Sheep in their summer grazing meadows in the black mountains

Sheep in their summer grazing meadows in the black mountains

In the olden days the farmers used to take their sheep to the summer grazing grounds in the Black Mountains. During the summer months the yak herders look after the sheep and after that they return to the lower Phobjikha valley. This tradition of taking the sheep in summer to the alpine meadows has almost come to a stop after the yak herders sold the yaks with only one or two yak herders left to practice the tradition.

Recently many farmers who owned sheep were found selling the sheep to the buyers.  They were of no idea where these threatened sheep are being taken to. Some heard that these sheep are being taken to a farm in Samtse but it is unsure. Since the arrival of motor able road in the valley connecting it to the external world, the weaving of clothes from wool has decreased and almost come to a standstill. But one sole reason for the farmers to keep a few sheep is that they hold the traditional believe of offering one male sheep to their local deity. This is a type of sacrifice to the local deity. It is widely believed that when their deity is not happy with the people, they fall sick and if they offer the deity with the sheep they will get well and in severe cases they even die. With the fear of getting their deity unhappy for them, they kept the sheep with them though they were now useless.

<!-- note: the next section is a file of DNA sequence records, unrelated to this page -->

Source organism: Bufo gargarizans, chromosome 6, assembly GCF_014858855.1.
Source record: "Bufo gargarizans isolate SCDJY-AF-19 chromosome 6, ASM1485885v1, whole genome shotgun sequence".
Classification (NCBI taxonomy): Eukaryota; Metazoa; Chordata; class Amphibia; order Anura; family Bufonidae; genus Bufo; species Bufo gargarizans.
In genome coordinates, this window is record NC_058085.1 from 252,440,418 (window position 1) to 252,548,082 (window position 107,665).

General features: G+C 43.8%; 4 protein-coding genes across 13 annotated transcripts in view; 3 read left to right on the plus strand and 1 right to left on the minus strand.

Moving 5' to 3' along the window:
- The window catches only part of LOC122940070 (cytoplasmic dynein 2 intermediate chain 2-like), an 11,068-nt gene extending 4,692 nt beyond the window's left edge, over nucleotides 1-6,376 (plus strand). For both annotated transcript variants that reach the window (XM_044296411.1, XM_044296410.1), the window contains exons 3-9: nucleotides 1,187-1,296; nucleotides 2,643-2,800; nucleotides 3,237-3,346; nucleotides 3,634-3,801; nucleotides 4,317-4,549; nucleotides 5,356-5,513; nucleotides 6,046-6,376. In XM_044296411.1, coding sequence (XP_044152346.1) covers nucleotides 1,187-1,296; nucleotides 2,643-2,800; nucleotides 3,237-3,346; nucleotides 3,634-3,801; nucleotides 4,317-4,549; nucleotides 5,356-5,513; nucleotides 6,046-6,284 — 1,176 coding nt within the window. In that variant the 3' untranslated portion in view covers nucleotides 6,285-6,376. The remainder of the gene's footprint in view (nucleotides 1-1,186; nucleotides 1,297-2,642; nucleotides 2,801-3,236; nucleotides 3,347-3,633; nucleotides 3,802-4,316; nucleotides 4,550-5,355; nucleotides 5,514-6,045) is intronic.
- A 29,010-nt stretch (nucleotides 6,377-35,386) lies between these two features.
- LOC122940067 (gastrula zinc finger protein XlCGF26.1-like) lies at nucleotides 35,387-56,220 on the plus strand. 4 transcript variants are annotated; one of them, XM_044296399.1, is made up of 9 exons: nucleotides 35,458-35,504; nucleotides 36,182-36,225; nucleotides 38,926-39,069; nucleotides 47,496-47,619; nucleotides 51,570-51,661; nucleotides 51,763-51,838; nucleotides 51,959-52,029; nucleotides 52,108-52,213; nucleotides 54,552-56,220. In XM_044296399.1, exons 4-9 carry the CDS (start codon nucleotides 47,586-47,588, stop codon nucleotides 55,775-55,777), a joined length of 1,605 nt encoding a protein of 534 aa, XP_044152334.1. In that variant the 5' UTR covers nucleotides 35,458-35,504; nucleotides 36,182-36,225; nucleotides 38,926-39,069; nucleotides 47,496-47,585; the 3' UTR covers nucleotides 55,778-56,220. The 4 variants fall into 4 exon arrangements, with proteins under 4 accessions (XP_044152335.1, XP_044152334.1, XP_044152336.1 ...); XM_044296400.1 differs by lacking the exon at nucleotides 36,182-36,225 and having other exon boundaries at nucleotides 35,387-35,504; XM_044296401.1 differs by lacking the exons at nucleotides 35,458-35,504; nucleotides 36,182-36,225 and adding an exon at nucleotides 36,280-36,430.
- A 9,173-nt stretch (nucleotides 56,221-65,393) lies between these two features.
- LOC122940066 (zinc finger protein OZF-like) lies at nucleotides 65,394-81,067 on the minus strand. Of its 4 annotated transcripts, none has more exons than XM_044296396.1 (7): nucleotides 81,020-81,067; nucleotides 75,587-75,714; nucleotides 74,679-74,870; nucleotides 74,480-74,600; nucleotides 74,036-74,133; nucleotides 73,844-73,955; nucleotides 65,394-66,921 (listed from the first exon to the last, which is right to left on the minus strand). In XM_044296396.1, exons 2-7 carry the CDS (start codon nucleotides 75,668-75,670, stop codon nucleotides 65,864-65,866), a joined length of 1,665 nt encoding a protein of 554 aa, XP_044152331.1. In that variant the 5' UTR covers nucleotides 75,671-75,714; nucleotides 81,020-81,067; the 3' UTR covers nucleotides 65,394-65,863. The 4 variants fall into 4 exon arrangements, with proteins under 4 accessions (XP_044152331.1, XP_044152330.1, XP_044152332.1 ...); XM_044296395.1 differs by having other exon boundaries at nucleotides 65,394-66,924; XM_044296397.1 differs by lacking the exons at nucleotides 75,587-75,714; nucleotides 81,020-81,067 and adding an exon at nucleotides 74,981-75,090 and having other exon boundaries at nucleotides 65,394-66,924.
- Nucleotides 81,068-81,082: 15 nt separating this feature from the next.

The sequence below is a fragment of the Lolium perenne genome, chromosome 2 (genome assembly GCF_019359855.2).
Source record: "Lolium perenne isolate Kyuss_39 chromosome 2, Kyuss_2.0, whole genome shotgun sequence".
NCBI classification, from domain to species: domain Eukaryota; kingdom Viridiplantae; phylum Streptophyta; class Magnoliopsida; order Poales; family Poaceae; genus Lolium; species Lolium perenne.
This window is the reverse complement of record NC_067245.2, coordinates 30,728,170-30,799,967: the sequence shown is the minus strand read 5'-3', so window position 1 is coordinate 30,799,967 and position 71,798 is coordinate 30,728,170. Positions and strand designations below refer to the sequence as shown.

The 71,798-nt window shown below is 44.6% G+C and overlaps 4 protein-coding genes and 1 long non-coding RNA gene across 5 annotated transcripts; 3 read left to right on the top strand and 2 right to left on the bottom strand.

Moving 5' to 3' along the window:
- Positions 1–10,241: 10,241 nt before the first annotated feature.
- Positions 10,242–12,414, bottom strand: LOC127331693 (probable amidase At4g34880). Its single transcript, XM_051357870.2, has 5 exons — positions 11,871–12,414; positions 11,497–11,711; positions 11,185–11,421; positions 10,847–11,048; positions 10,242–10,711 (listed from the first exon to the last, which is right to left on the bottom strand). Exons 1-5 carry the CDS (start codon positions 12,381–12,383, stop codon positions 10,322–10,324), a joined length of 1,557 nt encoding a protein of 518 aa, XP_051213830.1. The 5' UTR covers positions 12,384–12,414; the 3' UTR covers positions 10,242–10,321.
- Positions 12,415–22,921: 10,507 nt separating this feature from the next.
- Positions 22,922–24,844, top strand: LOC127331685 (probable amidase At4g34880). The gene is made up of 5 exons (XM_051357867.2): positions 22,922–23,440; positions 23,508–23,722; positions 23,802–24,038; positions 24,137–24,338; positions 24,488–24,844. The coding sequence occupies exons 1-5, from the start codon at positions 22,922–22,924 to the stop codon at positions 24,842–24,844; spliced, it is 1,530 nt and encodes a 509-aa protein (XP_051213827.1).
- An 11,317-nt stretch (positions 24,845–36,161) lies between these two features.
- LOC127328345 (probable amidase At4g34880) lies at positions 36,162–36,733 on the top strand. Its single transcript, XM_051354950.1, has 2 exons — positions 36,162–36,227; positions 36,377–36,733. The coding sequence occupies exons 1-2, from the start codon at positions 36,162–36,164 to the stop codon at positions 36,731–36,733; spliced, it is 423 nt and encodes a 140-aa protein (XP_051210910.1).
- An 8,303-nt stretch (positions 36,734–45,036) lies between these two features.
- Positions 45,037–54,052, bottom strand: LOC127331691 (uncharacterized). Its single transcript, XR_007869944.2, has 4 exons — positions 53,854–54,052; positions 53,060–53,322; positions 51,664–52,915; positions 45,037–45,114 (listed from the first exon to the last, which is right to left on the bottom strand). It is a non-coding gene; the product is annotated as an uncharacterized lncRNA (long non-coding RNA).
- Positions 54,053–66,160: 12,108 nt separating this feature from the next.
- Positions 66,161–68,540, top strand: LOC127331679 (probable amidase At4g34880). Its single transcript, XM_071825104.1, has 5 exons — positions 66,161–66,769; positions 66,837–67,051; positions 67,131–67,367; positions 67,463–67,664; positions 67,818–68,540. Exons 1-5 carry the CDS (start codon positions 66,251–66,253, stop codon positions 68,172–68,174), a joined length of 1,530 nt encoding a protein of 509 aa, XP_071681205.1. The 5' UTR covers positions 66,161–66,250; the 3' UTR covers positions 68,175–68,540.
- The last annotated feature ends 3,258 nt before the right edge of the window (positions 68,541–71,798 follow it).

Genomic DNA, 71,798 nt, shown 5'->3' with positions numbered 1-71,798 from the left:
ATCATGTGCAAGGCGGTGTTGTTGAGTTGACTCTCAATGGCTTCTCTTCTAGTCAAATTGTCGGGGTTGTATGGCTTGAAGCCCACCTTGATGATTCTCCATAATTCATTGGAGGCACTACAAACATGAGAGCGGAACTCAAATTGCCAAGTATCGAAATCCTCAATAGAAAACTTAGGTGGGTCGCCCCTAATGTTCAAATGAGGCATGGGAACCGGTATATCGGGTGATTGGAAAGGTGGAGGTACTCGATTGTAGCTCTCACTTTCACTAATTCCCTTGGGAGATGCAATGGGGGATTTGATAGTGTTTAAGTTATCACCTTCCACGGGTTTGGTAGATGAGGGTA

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The Dompola Village Development Small Farmer Savings Group celebrated their 13th day on Sunday, 01 January, 2015 near the Dompola Lhakhang. The celebration was attended by officials from the Department of Agriculture Marketing and Cooperatives (DAMC) under the Ministry of Agriculture and Forests and the District Livestock officer and the District Agriculture Officer of the Punakha Dzongkhag. The group invited the Director General of DAMC as the chief guest.